Sometimes attributed to composer John Cage, these rules were actually created by Sister Corita Kent, in 1967-68, and later taken up by the art department of LA’s Immaculate Heart Convent where Sister Corita went to school.
Maybe the list is attributed to composer John Cage because he’s quoted in rule #10…. Here they are:
1: Find a place you trust and then try trusting it a while.
2: General duties of a student: pull everything out of your teacher. Pull everything out of your fellow students.
3: General duties of a teacher: pull everything out of your students.
4: Consider everything an experiment.
5: Be self disciplined. This means finding someone wise or smart and choosing to follow them. To be disciplined is to follow in a good way. To be self disciplined is to follow in a better way.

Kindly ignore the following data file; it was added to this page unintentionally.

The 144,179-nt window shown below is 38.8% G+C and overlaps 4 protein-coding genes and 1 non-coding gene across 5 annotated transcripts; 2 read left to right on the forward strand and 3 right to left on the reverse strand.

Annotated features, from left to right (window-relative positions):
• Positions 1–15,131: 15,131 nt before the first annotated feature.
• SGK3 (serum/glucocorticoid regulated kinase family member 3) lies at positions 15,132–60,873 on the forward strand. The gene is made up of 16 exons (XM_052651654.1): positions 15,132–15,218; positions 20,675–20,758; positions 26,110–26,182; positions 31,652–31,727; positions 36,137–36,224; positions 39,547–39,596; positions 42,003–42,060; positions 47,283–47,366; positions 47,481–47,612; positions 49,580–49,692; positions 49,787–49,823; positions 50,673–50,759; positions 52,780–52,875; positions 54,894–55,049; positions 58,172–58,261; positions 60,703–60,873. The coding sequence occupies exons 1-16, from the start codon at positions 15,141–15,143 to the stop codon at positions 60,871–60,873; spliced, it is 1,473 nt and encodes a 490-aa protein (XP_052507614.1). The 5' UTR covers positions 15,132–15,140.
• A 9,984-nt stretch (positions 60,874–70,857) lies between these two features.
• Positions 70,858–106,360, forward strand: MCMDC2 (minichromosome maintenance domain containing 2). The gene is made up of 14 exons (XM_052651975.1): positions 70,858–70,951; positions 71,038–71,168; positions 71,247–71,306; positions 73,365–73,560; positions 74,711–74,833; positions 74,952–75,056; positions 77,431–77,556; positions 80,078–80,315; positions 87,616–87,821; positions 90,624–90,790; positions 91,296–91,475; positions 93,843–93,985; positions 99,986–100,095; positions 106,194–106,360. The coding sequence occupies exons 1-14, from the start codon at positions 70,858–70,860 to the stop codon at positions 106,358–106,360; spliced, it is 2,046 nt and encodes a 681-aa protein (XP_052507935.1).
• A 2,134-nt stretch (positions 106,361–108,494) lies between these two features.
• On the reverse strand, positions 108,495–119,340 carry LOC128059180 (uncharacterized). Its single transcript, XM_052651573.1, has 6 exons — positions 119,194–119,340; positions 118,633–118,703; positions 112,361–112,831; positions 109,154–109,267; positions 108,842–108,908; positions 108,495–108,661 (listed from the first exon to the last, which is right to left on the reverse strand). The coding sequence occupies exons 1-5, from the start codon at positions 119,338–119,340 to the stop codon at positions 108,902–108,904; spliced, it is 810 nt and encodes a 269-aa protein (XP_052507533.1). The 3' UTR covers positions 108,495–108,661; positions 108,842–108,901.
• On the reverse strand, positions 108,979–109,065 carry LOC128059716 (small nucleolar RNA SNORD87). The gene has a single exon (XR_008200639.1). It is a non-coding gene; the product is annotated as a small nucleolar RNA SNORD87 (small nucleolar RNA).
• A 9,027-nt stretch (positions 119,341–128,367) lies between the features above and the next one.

6: Nothing is a mistake. There’s no win and no fail. There is only make.
7: The only rule is work. If you work, it will lead to something. It’s the people who do all of the work all the time who eventually catch on to things.
8: Don’t try to create and analyse at the same time. They’re different processes. (aside: or, as Charlie Parker said, “Yeah, practice your ass off. But when you get up to play, forget all that and just wail.”)
9: Ber happy whenever you can manage it. Enjoy yourself. It’s lighter than you think.
10: “We’re breaking all of the rules. Even our own rules. And how do we do that? By leaving plenty of room for X quantities.” John Cage.
Helpful Hints: Always be around. Come or go to everything. Always go to classes. Read anything yoiu can get your hands on. Look at movies carefully, often. Save everything–it might come in handy later. There should be new rules next week.
John Cage’s beautiful piano piece, Dream (1948)
performed by Stephen Drury
Below is another performance by John Cage himself. A classic in which he breaks the “rules,” a trait he was famous for. He was an excellent writer, too. Find his books and music here. Hope you enjoy the bonus Winston cigarette ad at the start of the video.